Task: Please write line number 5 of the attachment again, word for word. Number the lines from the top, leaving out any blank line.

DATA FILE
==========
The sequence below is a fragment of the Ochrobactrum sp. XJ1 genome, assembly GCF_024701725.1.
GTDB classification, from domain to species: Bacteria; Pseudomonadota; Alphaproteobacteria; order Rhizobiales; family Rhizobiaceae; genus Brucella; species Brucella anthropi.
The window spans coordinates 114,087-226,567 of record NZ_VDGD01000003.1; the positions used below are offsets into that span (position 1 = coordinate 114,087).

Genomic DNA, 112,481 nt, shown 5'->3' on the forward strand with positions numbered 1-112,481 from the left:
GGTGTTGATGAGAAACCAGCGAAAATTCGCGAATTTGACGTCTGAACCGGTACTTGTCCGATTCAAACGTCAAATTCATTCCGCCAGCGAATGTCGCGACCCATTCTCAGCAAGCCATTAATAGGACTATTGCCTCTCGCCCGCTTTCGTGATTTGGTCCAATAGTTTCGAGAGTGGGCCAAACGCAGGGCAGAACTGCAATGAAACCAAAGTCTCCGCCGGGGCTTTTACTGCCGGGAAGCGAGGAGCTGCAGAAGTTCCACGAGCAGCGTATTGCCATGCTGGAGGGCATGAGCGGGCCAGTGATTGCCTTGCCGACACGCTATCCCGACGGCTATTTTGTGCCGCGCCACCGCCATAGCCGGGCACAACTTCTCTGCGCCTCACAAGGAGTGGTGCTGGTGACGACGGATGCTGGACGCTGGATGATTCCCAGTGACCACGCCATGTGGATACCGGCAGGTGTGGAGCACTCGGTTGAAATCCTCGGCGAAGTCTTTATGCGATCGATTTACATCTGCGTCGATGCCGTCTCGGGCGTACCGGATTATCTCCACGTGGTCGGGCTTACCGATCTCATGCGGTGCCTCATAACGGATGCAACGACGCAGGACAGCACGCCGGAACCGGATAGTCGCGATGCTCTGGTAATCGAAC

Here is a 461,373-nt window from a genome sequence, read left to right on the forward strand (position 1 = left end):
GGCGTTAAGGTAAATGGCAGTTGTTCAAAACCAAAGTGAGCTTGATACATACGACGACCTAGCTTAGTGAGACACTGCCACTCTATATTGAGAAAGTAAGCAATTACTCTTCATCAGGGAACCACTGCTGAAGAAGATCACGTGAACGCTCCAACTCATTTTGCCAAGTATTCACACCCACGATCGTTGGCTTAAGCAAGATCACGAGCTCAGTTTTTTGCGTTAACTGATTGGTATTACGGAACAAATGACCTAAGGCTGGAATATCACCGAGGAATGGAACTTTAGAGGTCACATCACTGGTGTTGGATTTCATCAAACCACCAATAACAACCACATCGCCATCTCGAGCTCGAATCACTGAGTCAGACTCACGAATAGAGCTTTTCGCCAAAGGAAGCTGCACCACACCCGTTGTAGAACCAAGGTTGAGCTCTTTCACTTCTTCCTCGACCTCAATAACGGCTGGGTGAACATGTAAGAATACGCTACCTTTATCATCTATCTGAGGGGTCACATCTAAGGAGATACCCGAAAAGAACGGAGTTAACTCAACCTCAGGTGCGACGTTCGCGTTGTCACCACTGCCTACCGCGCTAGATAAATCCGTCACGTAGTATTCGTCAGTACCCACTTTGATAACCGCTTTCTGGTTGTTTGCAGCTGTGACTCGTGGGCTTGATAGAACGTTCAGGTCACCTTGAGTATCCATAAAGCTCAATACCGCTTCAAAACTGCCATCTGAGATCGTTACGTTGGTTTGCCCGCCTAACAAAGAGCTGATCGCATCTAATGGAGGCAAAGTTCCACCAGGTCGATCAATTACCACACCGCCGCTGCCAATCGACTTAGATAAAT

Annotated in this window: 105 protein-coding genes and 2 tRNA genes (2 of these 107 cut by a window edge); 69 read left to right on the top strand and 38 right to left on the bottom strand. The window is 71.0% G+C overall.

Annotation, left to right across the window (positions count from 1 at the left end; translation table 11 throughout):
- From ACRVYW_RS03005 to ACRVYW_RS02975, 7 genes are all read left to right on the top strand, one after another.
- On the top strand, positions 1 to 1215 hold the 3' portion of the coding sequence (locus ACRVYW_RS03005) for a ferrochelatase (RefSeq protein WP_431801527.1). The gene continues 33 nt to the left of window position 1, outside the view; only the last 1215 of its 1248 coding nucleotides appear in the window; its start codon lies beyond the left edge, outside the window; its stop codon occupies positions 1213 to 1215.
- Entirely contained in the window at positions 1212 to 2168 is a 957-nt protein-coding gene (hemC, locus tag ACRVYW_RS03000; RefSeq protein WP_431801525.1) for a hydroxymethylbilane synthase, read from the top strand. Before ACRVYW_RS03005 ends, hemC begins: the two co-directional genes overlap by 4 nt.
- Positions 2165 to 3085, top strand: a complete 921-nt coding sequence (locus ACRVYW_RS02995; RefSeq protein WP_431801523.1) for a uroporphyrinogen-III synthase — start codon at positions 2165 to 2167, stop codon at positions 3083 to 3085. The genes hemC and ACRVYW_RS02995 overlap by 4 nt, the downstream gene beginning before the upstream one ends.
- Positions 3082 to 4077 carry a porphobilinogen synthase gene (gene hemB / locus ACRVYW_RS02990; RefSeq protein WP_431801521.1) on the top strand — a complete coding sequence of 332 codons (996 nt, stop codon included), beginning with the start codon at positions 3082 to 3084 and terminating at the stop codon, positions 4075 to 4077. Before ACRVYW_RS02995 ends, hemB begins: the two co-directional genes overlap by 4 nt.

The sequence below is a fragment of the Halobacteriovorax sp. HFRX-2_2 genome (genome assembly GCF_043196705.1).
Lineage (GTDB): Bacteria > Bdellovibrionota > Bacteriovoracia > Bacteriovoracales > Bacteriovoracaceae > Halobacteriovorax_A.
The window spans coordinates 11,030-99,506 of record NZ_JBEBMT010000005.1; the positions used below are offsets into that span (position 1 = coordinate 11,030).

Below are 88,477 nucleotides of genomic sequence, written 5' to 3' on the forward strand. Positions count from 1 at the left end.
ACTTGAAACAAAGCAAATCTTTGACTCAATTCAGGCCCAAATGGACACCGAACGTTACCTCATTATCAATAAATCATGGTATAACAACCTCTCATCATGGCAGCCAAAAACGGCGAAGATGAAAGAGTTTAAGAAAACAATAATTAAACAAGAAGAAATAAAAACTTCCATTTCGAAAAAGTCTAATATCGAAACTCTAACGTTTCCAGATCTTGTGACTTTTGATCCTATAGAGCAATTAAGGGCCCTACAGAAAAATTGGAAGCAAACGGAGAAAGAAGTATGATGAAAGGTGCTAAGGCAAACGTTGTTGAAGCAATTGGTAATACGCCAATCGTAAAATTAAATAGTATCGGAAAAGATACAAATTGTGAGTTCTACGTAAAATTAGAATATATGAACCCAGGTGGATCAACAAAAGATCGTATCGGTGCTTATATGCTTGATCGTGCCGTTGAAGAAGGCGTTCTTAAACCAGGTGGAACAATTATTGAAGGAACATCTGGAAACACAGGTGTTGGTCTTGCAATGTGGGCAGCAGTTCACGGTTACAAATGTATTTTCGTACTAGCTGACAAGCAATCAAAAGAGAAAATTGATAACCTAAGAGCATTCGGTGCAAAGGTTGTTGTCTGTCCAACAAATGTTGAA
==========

GGTGTTGATGAGAAACCAGCGAAAATTCGCGAATTTGACGTCTGAACCGGTACTTGTCCGATTCAAACGTCAAATTCATTCCGCCAGCGAATGTCGCGACCCATTCTCAGCAAGCCATTAATAGGACTATTGCCTCTCGCCCGCTTTCGTGATTTGGTCCAATAGTTTCGAGAGTGGGCCAAACGCAGGGCAGAACTGCAATGAAACCAAAGTCTCCGCCGGGGCTTTTACTGCCGGGAAGCGAGGAGCTGCAGAAGTTCCACGAGCAGCGTATTGCCATGCTGGAGGGCATGAGCGGGCCAGTGATTGCCTTGCCGACACGCTATCCCGACGGCTATTTTGTGCCGCGCCACCGCCATAGCCGGGCACAACTTCTCTGCGCCTCACAAGGAGTGGTGCTGGTGACGACGGATGCTGGACGCTGGATGATTCCCAGTGACCACGCCATGTGGATACCGGCAGGTGTGGAGCACTCGGTTGAAATCCTCGGCGAAGTCTTTATGCGATCGATTTACATCTGCGTCGATGCCGTCTCGGGCGTACCGGATTATCTCCACGTGGTCGGGCTTACCGATCTCATGCGGTGCCTCATAACGGATGCAACGACGCAGGACAGCACGCCGGAACCGGATAGTCGCGATGCTCTGGTAATCGAAC